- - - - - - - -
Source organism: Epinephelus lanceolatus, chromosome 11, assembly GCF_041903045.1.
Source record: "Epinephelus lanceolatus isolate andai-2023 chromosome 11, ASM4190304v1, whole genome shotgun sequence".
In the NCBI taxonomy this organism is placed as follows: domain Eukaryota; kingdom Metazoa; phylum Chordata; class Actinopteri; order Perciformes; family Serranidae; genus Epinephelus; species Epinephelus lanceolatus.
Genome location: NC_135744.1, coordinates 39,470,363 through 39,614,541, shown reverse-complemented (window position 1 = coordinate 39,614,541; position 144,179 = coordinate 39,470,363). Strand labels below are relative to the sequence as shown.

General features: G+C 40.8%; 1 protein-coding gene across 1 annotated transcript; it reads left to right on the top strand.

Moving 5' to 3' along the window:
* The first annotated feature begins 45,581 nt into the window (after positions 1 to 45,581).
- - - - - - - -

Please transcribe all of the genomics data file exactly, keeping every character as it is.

Source organism: Epinephelus lanceolatus, chromosome 11, assembly GCF_041903045.1.
Source record: "Epinephelus lanceolatus isolate andai-2023 chromosome 11, ASM4190304v1, whole genome shotgun sequence".
In the NCBI taxonomy this organism is placed as follows: domain Eukaryota; kingdom Metazoa; phylum Chordata; class Actinopteri; order Perciformes; family Serranidae; genus Epinephelus; species Epinephelus lanceolatus.
Genome location: NC_135744.1, coordinates 39,470,363 through 39,614,541, shown reverse-complemented (window position 1 = coordinate 39,614,541; position 144,179 = coordinate 39,470,363). Strand labels below are relative to the sequence as shown.

General features: G+C 40.8%; 1 protein-coding gene across 1 annotated transcript; it reads left to right on the top strand.

Moving 5' to 3' along the window:
* The first annotated feature begins 45,581 nt into the window (after positions 1 to 45,581).